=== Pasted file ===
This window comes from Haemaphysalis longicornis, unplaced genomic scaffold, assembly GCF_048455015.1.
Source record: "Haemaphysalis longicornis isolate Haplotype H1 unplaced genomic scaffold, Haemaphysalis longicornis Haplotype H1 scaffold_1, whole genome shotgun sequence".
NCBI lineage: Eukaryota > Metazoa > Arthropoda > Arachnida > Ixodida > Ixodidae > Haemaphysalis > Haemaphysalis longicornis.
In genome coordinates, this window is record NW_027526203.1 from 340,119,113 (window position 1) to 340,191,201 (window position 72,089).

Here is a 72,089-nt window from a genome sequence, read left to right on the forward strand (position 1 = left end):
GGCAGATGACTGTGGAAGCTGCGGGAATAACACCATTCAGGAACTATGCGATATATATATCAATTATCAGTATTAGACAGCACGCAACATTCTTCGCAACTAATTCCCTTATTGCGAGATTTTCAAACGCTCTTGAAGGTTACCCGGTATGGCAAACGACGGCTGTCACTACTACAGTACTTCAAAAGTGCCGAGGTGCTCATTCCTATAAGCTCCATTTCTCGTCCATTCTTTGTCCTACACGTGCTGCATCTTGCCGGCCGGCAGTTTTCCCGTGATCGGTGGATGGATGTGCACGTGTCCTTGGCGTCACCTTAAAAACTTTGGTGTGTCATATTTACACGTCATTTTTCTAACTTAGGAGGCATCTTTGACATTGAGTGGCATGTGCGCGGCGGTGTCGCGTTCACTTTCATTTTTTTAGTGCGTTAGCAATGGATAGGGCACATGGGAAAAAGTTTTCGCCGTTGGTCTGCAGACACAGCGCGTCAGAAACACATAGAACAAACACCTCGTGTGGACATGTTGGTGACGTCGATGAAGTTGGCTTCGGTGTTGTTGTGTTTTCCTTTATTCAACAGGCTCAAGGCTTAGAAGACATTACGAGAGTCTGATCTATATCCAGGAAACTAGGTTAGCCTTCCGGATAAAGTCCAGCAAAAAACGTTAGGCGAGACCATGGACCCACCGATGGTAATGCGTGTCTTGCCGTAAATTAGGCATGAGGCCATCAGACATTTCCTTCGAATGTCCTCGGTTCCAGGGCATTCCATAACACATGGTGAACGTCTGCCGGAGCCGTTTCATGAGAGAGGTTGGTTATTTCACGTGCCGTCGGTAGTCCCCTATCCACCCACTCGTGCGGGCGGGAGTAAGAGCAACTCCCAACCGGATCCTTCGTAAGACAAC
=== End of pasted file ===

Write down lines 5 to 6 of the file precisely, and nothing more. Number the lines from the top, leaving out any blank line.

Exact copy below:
Here is a 72,089-nt window from a genome sequence, read left to right on the forward strand (position 1 = left end):
GGCAGATGACTGTGGAAGCTGCGGGAATAACACCATTCAGGAACTATGCGATATATATATCAATTATCAGTATTAGACAGCACGCAACATTCTTCGCAACTAATTCCCTTATTGCGAGATTTTCAAACGCTCTTGAAGGTTACCCGGTATGGCAAACGACGGCTGTCACTACTACAGTACTTCAAAAGTGCCGAGGTGCTCATTCCTATAAGCTCCATTTCTCGTCCATTCTTTGTCCTACACGTGCTGCATCTTGCCGGCCGGCAGTTTTCCCGTGATCGGTGGATGGATGTGCACGTGTCCTTGGCGTCACCTTAAAAACTTTGGTGTGTCATATTTACACGTCATTTTTCTAACTTAGGAGGCATCTTTGACATTGAGTGGCATGTGCGCGGCGGTGTCGCGTTCACTTTCATTTTTTTAGTGCGTTAGCAATGGATAGGGCACATGGGAAAAAGTTTTCGCCGTTGGTCTGCAGACACAGCGCGTCAGAAACACATAGAACAAACACCTCGTGTGGACATGTTGGTGACGTCGATGAAGTTGGCTTCGGTGTTGTTGTGTTTTCCTTTATTCAACAGGCTCAAGGCTTAGAAGACATTACGAGAGTCTGATCTATATCCAGGAAACTAGGTTAGCCTTCCGGATAAAGTCCAGCAAAAAACGTTAGGCGAGACCATGGACCCACCGATGGTAATGCGTGTCTTGCCGTAAATTAGGCATGAGGCCATCAGACATTTCCTTCGAATGTCCTCGGTTCCAGGGCATTCCATAACACATGGTGAACGTCTGCCGGAGCCGTTTCATGAGAGAGGTTGGTTATTTCACGTGCCGTCGGTAGTCCCCTATCCACCCACTCGTGCGGGCGGGAGTAAGAGCAACTCCCAACCGGATCCTTCGTAAGACAAC